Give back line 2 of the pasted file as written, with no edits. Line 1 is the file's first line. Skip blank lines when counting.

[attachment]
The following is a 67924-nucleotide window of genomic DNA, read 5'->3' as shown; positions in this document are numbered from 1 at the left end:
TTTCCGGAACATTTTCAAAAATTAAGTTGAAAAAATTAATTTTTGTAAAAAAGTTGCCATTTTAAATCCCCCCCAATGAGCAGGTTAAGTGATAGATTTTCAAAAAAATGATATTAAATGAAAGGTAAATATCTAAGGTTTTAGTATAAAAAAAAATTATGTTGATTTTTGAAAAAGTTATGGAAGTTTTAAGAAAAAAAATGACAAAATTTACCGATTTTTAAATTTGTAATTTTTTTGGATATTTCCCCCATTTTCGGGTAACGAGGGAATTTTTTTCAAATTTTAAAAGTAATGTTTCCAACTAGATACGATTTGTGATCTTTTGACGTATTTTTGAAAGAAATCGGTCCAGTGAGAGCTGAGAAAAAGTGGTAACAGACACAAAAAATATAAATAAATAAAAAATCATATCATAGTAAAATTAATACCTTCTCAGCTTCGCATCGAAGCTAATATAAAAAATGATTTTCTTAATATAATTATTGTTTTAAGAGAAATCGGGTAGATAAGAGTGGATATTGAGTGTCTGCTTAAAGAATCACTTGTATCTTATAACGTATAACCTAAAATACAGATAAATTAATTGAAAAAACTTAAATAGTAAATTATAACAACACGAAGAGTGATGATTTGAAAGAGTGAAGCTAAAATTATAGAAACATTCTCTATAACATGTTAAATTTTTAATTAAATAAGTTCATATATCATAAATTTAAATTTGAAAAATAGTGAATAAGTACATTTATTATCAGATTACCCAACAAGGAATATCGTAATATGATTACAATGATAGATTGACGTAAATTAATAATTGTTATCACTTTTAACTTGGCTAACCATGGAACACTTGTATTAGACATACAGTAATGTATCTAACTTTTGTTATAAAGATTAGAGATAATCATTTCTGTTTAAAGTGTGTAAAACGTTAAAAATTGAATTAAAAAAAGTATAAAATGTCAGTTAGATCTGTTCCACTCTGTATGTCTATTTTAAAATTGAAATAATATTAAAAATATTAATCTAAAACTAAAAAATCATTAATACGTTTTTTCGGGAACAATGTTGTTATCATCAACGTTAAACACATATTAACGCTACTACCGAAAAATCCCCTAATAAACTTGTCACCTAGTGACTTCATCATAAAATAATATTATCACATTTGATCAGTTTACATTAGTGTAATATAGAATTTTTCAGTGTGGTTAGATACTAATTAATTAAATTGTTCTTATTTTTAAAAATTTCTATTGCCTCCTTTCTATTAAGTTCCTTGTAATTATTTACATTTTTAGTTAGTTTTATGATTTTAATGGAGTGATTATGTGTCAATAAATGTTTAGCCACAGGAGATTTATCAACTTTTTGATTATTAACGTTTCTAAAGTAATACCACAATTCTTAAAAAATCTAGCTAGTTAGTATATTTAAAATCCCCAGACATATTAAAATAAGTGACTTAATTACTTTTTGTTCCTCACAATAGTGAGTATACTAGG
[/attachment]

TTTCCGGAACATTTTCAAAAATTAAGTTGAAAAAATTAATTTTTGTAAAAAAGTTGCCATTTTAAATCCCCCCCAATGAGCAGGTTAAGTGATAGATTTTCAAAAAAATGATATTAAATGAAAGGTAAATATCTAAGGTTTTAGTATAAAAAAAAATTATGTTGATTTTTGAAAAAGTTATGGAAGTTTTAAGAAAAAAAATGACAAAATTTACCGATTTTTAAATTTGTAATTTTTTTGGATATTTCCCCCATTTTCGGGTAACGAGGGAATTTTTTTCAAATTTTAAAAGTAATGTTTCCAACTAGATACGATTTGTGATCTTTTGACGTATTTTTGAAAGAAATCGGTCCAGTGAGAGCTGAGAAAAAGTGGTAACAGACACAAAAAATATAAATAAATAAAAAATCATATCATAGTAAAATTAATACCTTCTCAGCTTCGCATCGAAGCTAATATAAAAAATGATTTTCTTAATATAATTATTGTTTTAAGAGAAATCGGGTAGATAAGAGTGGATATTGAGTGTCTGCTTAAAGAATCACTTGTATCTTATAACGTATAACCTAAAATACAGATAAATTAATTGAAAAAACTTAAATAGTAAATTATAACAACACGAAGAGTGATGATTTGAAAGAGTGAAGCTAAAATTATAGAAACATTCTCTATAACATGTTAAATTTTTAATTAAATAAGTTCATATATCATAAATTTAAATTTGAAAAATAGTGAATAAGTACATTTATTATCAGATTACCCAACAAGGAATATCGTAATATGATTACAATGATAGATTGACGTAAATTAATAATTGTTATCACTTTTAACTTGGCTAACCATGGAACACTTGTATTAGACATACAGTAATGTATCTAACTTTTGTTATAAAGATTAGAGATAATCATTTCTGTTTAAAGTGTGTAAAACGTTAAAAATTGAATTAAAAAAAGTATAAAATGTCAGTTAGATCTGTTCCACTCTGTATGTCTATTTTAAAATTGAAATAATATTAAAAATATTAATCTAAAACTAAAAAATCATTAATACGTTTTTTCGGGAACAATGTTGTTATCATCAACGTTAAACACATATTAACGCTACTACCGAAAAATCCCCTAATAAACTTGTCACCTAGTGACTTCATCATAAAATAATATTATCACATTTGATCAGTTTACATTAGTGTAATATAGAATTTTTCAGTGTGGTTAGATACTAATTAATTAAATTGTTCTTATTTTTAAAAATTTCTATTGCCTCCTTTCTATTAAGTTCCTTGTAATTATTTACATTTTTAGTTAGTTTTATGATTTTAATGGAGTGATTATGTGTCAATAAATGTTTAGCCACAGGAGATTTATCAACTTTTTGATTATTAACGTTTCTAAAGTAATACCACAATTCTTAAAAAATCTAGCTAGTTAGTATATTTAAAATCCCCAGACATATTAAAATAAGTGACTTAATTACTTTTTGTTCCTCACAATAGTGAGTATACTAGG